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Does the weather affect our learning?

On a flight back to London Gatwick airport from Jamaica, Montego Bay after spending one month soaking up the Caribbean sun, drinking coconut water and relaxing under the almond tree, I browsed the papers to read the latest UK news.

Exam Alert, your brain fades as the sun shines! I agree with this article, published in The Times. Read the full article here

I have been delivering work skills training for over 10 years to a range of learners including the long term unemployed and young people who are not in education, employment or training. From my recent observation, especially during this year’s summer heat-wave learners cognitive ability is reduced compared to when asked to complete activities during cooler temperatures. The increased mercury rising in our classroom is leading to fatigue, slow recall memory and irritation which can easily set in and delay learning and possibly cause low level disruptions.

Tom Whipple writes that ‘Heatwaves are bad news for brainwaves. A study has suggested that while the sunshine might be making us happier it is also making us stupider.’ The article continues to state that ‘Researchers found that people who were exposed to hotter temperatures did significantly less well in cognitive tests. In contrast, those who lived in air-conditioned environments were better able to maintain their mental abilities until the warm weather subsided.’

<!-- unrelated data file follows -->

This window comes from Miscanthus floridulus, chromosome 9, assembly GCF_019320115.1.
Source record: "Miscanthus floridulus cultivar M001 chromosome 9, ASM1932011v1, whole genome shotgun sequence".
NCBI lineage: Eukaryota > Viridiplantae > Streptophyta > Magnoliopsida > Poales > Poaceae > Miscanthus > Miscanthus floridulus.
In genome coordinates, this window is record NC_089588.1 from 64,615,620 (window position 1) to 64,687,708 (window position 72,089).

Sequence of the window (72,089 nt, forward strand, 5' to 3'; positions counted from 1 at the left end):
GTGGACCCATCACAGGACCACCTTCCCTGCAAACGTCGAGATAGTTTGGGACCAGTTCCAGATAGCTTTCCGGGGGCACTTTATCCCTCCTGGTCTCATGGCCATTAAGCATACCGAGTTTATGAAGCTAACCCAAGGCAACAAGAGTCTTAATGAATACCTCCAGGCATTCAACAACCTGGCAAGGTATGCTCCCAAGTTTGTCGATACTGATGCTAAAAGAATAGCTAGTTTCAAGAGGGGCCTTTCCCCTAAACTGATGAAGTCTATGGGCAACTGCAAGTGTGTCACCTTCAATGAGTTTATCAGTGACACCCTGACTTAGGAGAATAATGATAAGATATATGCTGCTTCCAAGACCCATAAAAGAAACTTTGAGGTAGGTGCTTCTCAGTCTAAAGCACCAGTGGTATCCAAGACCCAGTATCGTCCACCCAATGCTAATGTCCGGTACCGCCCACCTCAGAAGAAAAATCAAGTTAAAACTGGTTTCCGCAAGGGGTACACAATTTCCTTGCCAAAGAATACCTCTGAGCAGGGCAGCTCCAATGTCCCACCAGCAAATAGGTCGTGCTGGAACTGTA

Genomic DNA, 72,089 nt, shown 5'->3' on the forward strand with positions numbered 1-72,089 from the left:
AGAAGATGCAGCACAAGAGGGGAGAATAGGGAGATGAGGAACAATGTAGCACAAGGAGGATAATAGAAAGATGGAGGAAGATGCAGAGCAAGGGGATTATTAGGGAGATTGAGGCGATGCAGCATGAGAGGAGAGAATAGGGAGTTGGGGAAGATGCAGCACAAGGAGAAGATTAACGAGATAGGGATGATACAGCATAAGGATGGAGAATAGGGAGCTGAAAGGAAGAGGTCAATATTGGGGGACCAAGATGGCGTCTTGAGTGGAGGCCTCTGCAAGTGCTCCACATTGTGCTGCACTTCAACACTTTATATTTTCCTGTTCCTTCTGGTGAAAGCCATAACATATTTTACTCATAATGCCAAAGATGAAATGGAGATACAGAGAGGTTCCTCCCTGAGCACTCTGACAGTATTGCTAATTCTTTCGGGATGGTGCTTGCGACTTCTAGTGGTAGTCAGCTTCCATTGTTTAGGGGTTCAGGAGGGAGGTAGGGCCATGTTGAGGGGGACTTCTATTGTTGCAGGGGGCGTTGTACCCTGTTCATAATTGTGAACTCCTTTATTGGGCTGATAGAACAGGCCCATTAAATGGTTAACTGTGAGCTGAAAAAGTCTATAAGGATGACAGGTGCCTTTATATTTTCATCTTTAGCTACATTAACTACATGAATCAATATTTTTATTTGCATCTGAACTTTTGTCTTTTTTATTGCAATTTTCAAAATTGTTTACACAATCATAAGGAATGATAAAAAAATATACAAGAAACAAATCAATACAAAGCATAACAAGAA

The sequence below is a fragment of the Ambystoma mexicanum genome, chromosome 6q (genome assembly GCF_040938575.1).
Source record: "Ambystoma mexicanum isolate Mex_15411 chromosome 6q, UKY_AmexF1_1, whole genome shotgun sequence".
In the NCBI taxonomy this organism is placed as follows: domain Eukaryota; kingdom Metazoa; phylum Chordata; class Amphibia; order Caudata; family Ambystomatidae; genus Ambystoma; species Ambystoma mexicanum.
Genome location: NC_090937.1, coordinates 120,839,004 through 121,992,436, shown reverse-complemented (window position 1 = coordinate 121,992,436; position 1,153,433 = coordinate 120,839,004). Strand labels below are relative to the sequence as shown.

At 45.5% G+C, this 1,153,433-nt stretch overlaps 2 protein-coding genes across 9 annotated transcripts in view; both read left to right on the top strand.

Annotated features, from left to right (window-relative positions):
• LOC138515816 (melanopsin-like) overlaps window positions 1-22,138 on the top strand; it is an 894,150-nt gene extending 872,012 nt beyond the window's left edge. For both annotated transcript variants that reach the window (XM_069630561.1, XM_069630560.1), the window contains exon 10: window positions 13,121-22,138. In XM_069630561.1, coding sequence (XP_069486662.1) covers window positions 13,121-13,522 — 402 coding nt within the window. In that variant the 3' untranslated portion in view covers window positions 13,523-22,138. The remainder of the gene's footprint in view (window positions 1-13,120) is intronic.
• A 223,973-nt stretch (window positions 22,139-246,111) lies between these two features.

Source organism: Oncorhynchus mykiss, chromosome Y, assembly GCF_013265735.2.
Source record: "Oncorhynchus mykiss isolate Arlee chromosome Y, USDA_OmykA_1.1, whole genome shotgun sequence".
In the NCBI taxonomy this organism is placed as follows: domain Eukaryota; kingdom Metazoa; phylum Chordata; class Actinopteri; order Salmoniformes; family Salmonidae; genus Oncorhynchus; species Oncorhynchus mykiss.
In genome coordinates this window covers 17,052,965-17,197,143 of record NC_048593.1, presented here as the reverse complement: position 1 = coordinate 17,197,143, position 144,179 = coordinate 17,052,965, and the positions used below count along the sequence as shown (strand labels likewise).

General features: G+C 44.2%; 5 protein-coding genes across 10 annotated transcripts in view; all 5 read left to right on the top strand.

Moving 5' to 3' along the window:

I have provided 6 tips to help us keep cool in the classroom during the hot summer months.

Tip 1:

Water is KING. Drinking cool glasses of water throughout the day can be enough to bring your body temperature down. I aim to drink at least 2 litres of water a day and drinking cold beverages regularly, such as water and/or diluted fruit juice is essential. Avoid excess alcohol, caffeine (tea, coffee and fizzy drinks) or drinks high in sugar. This can help to avoid heat exhaustion and heat stroke.

Tip 2:

Keep rooms cool by opening all windows for ventilation and pulling down blinds.

Tip 3:

Studies show that small breaks helps us retain information better. An idea which has definitely helped me and my learners throughout this heatwave is to run your wrists under a cold tap for five seconds every couple of hours. Because a main vein passes through this area, and the cool water can help to cool the blood.

Tip 4:

Help the environment and turn off the lights. We know that lights create heat, combined with bodies and IT equipment this can easily increase the temperature in a room – causing a mini heat-wave. So where possible, keep lights off to keep cool.

Tip 5:

Keep spare deodorants and wipes available.

Tip 6:

For Teachers - switch up your session plan. My classroom has 10 PC’s, added with 10 learners and my Learning Support, plus myself that is a lot of energy been omitted in the room. So, I'm very strategic in the activities I decide to deliver. For example, no group activities which require learners to move around the room, instead I leave these types of activities to later in the day when it is cooler.

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